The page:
Archive for October 2013

Photo by Randolf Rautenberg
Photo by Randolf Rautenberg

Presidential Forum

Avenues of Access: The 2013 Presidential Forum

Michael Bérubé

The 2013 MLA convention in Boston featured the first Presidential Forum panel consisting entirely of faculty members off the tenure track. “Avenues of Access: Non-Tenure-Track Faculty Members and American Higher Education” sought to put non-tenure-track (NTT) faculty issues front and center at the MLA convention, both for MLA members and for the national higher education press. . . .

Photo by Ryan Dickey
Photo by Ryan Dickey

Presidential Forum

Free-Market Faculty Members

Joshua A. Boldt

The following story was posted on the Chronicle of Higher Education’s Adjunct Project Web site by an adjunct who identifies himself only as dancesintheruins, for fear of retribution by his institu­tion . . .

Photo by Brandon Cripps
Photo by Brandon Cripps

Presidential Forum

Contingent Labor: National Perspectives, Local Solutions

Beth Landers

From June 2009 to June 2012 I served on the MLA Committee on Contingent Labor in the Profession (CLIP), chairing the committee during my last year. One of the greatest benefits of working on a professional commit­tee of this sort is the opportunity to learn about the profession as a whole . . .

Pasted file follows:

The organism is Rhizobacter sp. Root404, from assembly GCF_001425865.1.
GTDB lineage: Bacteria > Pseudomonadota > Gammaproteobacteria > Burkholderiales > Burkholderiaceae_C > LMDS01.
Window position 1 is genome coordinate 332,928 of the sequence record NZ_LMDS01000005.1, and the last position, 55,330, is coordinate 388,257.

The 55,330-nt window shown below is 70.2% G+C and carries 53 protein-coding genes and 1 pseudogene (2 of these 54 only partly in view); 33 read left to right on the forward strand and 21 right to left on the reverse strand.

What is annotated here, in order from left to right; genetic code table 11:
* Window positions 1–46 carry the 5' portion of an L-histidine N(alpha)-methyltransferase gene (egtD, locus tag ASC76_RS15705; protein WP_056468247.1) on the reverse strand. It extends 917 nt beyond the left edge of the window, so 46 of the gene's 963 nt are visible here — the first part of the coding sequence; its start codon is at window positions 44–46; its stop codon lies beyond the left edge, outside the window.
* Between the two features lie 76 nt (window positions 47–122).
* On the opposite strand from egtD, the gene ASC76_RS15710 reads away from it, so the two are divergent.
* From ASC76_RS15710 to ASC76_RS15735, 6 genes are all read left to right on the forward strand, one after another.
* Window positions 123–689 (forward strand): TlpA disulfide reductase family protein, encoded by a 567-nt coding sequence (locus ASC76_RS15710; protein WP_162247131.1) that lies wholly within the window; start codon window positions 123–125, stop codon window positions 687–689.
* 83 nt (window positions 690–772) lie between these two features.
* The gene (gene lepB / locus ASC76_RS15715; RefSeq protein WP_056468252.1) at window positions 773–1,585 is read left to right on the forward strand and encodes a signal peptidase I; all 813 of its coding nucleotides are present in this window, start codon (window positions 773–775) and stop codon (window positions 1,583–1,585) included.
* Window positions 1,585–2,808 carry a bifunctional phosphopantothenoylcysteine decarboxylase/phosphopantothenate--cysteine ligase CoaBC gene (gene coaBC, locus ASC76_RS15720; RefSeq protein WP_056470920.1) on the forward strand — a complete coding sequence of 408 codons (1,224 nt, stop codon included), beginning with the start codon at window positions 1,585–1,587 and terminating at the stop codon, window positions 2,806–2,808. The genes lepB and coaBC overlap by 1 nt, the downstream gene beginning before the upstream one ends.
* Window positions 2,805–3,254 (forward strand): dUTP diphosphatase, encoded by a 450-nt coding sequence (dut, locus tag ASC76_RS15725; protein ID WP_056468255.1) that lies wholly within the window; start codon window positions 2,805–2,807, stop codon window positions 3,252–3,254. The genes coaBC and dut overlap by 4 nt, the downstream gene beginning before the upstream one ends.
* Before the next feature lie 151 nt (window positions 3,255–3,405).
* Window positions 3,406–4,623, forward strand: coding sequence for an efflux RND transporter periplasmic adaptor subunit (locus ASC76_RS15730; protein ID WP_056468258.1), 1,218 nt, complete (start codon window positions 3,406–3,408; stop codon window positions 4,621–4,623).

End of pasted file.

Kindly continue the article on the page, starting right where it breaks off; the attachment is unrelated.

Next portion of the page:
Photo by Ian "Harry" Harris
Photo by Ian "Harry" Harris

Presidential Forum

Addressing the Scarlet A: Adjuncts and the Academy

Maria Maisto

The title of my essay was inspired by the fact that around the country, adjunct faculty mem­bers—and not exclu­sively those in English departments—have seized on The Scarlet Letter as an allegory of what they have experi­enced in their contin­gent appointments. . . .

Photo by Mick Stanic
Photo by Mick Stanic

Presidential Forum

Reinventing Access: Free Public Higher Education, Quality Instruction, and Job Security for All Faculty Members

Robert Samuels

The problems facing higher education cannot be resolved in a piece­meal or institu­tion-by-institu­tion process. We need a compre­hensive plan to deal with tuition increases, student debt, decreased degree attain­ment, question­able educational prac­tices, and the casual­ization of the academic labor force. . . .
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